Figure 11 shows the velocity maps of CM12 and of its two populations, inherited from the progenitors C1 and C2, after 4.5 Gyr (upper panels) and 12 Gyr (lower panels) of evolution. Each system is projected perpendicularly to its maximum angular momentum vector. The maps are obtained by applying the Voronoi binning procedure described by Cappellari & Copin (2003) with a fixed signal-to-noise ratio (S/N) of 15 in each bin5. Due to the merger, both progenitors, which were initially non-rotating, gain different amounts of angular momentum. The rotation consequently acquired by CM12 is still clear after 4.5 Gyr and decreases with time, from a peak velocity larger than 4.5 km s−1 to a more irregular rotation pattern with a peak around 2 km s−1 (bottom right panel). While at 4.5 Gyr the population initially belonging to C2 rotates faster than the one initially belonging to C1, after 12 Gyr the situation is reversed. The model cluster C2, indeed, efficiently loses its angular momentum because of the strong mass loss affecting this stellar component. Additionally, part of the angular momentum gained during the merger with C2 is redistributed among C1 stars. The final rotation signal is observable only outside the half-mass radius, where the stars are less crowded, possibly allowing more detailed observations. This misalignment could be a distinctive signature of the merger, which, however, will need to be confirmed through the exploration of a larger parameter space for the mergers. CM12 velocity maps, produced projecting the cluster randomly with respect to the line of sight (LOS) are presented in Appendix A. The system has no significant velocity anisotropy. However, due to the large amount of mass being lost from the cluster, C2 stars show a slightly larger radial anisotropy than those of the C1 component.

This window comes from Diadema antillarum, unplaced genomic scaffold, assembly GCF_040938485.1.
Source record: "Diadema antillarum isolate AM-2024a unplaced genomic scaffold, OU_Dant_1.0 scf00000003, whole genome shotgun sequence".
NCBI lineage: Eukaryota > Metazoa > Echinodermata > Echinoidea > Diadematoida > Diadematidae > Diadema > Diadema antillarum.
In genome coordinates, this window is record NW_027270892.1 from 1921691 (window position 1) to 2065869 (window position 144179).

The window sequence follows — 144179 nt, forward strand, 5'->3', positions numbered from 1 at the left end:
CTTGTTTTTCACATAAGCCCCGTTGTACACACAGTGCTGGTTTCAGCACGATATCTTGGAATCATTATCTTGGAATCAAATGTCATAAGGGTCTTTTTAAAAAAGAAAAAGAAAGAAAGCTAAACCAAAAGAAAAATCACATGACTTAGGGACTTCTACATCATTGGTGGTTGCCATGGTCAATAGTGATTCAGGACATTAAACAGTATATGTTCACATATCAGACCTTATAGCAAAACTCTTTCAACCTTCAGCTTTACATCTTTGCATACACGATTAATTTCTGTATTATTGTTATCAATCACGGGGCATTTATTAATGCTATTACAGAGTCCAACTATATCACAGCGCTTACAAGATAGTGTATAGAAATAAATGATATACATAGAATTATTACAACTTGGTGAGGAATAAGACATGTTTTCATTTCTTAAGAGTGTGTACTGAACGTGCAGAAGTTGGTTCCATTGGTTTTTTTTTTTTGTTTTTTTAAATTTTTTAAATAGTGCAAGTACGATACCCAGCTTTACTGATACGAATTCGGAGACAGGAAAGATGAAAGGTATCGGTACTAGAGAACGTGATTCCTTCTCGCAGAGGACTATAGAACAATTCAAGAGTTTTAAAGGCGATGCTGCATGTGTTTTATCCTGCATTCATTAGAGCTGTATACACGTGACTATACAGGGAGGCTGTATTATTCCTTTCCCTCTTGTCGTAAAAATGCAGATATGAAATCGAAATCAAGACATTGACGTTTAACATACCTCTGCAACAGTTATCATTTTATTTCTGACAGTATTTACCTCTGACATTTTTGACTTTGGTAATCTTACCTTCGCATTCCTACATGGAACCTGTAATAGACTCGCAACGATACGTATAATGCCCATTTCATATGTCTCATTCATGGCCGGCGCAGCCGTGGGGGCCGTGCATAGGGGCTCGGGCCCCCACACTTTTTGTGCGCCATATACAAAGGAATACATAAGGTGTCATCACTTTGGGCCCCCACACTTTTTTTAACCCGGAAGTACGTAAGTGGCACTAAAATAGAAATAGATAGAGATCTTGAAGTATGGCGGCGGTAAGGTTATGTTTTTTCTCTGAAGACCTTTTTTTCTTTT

thumbnail Fig. 11.

Velocity maps of the two populations forming CM12 (i.e. the stars initially belonging to C1 and C2, identified within the merger product CM12) after 4.5 Gyr (left and middle panels) and 12 Gyr (top and bottom panels). The velocity map of the whole CM12 is shown after 4.5 Gyr (top right panel) and after 12 Gyr (bottom right panel). The cluster and each individual population coming from a different progenitor are seen edge on, i.e. perpendicular to the maximum angular momentum of the system. The white circle represents the half mass radius of each subsystem.

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4. Discussion

Globular clusters host several stellar populations showing chemical anomalies in their light elements (see Gratton et al. 2012, and references therein). As a further complication to this picture, a small fraction of Galactic GCs show metallicity spreads of the order of 0.1 dex (Marino et al. 2015). The origin of these clusters, which are among the most massive in the Galaxy, is still highly debated. While ω Cen and M54 are strongly suspected to be the former nuclei of dwarf galaxies that contributed to the assembly of the Galaxy (see e.g. Bellazzini et al. 2008; Bekki & Freeman 2003), mergers in dwarf galaxies later accreted by the Milky Way have been proposed as a possible explanation for the presence of iron spreads in the remaining clusters (Gavagnin et al. 2016).